A CRITIQUE OF THE DETERMINATION OF A COMPOSITE SUPPLY FOR VAT PURPOSES IN SOUTH AFRICA: LESSONS FROM SELECTED COUNTRIES
Keywords:VAT, composite supply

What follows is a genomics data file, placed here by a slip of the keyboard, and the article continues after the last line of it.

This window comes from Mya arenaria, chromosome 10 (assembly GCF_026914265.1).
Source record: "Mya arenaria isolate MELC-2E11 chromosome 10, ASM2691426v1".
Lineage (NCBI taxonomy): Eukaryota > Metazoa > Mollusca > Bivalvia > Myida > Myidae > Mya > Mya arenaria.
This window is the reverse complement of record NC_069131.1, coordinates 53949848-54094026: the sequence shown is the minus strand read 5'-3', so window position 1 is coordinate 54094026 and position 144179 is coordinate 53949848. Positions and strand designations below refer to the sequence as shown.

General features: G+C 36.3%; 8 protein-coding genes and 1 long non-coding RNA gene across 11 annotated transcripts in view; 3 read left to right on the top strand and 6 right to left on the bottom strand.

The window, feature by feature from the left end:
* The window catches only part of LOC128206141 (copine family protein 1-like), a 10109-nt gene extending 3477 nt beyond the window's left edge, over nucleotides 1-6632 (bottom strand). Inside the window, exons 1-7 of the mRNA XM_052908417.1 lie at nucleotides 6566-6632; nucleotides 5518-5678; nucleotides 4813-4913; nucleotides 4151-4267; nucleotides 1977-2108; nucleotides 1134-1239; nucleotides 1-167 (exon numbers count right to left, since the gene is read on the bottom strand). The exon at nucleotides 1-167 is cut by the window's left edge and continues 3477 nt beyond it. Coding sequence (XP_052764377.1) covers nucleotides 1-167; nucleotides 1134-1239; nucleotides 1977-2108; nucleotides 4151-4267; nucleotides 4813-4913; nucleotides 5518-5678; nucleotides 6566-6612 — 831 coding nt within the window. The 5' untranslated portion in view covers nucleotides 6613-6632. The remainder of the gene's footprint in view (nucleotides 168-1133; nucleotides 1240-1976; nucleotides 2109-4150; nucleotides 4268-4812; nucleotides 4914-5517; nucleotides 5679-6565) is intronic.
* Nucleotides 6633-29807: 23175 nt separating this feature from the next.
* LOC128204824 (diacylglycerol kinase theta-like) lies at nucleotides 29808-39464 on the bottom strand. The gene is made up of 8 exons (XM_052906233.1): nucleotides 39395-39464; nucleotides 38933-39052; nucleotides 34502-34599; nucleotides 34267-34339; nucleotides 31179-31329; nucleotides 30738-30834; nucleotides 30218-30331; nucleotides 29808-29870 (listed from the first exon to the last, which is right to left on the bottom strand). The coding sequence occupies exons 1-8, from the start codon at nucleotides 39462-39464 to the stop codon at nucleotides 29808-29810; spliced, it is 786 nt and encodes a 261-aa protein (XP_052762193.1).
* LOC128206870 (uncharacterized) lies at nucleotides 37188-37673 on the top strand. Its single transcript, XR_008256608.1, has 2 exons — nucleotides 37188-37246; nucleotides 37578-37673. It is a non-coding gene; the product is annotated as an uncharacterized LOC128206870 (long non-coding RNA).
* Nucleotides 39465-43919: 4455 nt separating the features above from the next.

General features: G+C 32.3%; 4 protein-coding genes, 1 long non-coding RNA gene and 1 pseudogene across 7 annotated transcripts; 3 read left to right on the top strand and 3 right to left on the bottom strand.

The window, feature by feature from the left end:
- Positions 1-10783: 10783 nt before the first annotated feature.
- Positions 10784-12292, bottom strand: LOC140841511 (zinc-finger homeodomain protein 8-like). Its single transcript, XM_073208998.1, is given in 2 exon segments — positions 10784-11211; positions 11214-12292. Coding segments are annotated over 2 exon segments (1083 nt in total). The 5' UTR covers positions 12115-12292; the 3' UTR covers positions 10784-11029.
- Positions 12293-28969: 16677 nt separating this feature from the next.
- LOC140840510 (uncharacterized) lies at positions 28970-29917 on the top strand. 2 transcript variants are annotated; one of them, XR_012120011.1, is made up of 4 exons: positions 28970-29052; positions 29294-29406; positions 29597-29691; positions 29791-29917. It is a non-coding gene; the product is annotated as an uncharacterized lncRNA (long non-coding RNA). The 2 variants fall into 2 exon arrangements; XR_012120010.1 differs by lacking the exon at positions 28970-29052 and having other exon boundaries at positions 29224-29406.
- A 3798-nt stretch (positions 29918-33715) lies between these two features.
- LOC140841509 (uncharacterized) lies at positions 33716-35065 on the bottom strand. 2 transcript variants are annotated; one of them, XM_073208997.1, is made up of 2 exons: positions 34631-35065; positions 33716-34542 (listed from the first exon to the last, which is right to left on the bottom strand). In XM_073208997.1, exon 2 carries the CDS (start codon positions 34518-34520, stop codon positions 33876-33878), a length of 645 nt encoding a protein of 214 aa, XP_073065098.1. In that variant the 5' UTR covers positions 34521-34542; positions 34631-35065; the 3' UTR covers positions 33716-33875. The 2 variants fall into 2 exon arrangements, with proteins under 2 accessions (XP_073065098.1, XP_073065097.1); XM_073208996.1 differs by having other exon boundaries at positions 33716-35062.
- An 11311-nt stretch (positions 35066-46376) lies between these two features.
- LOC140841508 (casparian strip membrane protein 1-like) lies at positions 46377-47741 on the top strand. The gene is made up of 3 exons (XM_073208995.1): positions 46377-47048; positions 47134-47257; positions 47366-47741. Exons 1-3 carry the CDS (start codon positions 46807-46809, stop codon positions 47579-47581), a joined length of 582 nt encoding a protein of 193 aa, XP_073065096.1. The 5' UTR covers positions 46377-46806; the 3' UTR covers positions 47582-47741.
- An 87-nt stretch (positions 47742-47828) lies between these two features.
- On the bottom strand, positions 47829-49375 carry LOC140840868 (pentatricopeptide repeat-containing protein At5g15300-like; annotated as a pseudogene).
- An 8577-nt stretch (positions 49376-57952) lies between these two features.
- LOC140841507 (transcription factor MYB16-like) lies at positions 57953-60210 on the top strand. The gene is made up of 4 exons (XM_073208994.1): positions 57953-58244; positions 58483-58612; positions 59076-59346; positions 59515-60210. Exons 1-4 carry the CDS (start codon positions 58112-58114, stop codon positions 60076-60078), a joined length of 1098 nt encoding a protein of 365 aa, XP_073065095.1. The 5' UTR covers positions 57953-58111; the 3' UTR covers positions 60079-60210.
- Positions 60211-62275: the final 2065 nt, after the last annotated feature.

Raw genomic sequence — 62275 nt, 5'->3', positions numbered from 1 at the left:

To determine, for the purposes of the Value-added Tax Act (‘VAT Act’)1 whether a supply consists of a composite supply or several distinct supplies is paramount. Amongst other reasons, it impacts on how the entire supply should be treated under the VAT Act (i.e. standard, exempt or zero-rated). The treatment of the supply not only affects the applicable tax rate, but it also impacts the value added tax (‘VAT’) claimable or payable when acquiring or selling the supplies. The incorrect treatment of the supply puts the taxpayer at risk since the tax authority may raise reassessments and impose penalties. Therefore, where a supply entails the supply of goods or services or both, it is essential for a vendor to correctly treat the transaction to avoid these repercussions. The aim of this paper is to illustrate that the South African (SA) approach to determining whether a separate part is made is not in line with the international approach. The domestic approach appears to ignore essential elements that are widely accepted when deciding if a supply is single or composite. This paper argues that this approach may in some cases yield unfavourable results in term of VAT. The paper is structured as follows; Part I, briefly discusses the meaning of the composite supply; Part II, provides the South African approach to composite supply; Part III, outlines how the EU and CAN jurisdiction’s VAT systems treat the composite supply; Part IV, points out the shortcomings of the South African approach to the treatment of the composite supply; Part V, outlines the recommendations may be implemented so to align the South African approach with the international perspective.